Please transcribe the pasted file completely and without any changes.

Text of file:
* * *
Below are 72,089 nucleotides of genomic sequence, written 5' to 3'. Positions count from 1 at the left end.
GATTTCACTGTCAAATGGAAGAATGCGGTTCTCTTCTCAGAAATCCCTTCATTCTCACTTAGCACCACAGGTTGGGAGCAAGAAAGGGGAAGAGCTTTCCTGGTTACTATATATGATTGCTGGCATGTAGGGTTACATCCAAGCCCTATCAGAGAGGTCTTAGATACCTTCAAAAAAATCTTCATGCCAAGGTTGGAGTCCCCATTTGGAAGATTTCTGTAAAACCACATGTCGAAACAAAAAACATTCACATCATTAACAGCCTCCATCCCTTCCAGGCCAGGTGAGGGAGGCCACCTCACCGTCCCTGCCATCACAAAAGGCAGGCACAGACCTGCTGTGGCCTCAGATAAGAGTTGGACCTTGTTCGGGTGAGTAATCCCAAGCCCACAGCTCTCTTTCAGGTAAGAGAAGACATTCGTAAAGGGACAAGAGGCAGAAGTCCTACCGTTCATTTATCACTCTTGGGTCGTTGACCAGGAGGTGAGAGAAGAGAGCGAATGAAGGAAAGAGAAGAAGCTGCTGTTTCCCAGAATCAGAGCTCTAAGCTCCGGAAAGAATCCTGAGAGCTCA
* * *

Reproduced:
Below are 72,089 nucleotides of genomic sequence, written 5' to 3'. Positions count from 1 at the left end.
GATTTCACTGTCAAATGGAAGAATGCGGTTCTCTTCTCAGAAATCCCTTCATTCTCACTTAGCACCACAGGTTGGGAGCAAGAAAGGGGAAGAGCTTTCCTGGTTACTATATATGATTGCTGGCATGTAGGGTTACATCCAAGCCCTATCAGAGAGGTCTTAGATACCTTCAAAAAAATCTTCATGCCAAGGTTGGAGTCCCCATTTGGAAGATTTCTGTAAAACCACATGTCGAAACAAAAAACATTCACATCATTAACAGCCTCCATCCCTTCCAGGCCAGGTGAGGGAGGCCACCTCACCGTCCCTGCCATCACAAAAGGCAGGCACAGACCTGCTGTGGCCTCAGATAAGAGTTGGACCTTGTTCGGGTGAGTAATCCCAAGCCCACAGCTCTCTTTCAGGTAAGAGAAGACATTCGTAAAGGGACAAGAGGCAGAAGTCCTACCGTTCATTTATCACTCTTGGGTCGTTGACCAGGAGGTGAGAGAAGAGAGCGAATGAAGGAAAGAGAAGAAGCTGCTGTTTCCCAGAATCAGAGCTCTAAGCTCCGGAAAGAATCCTGAGAGCTCA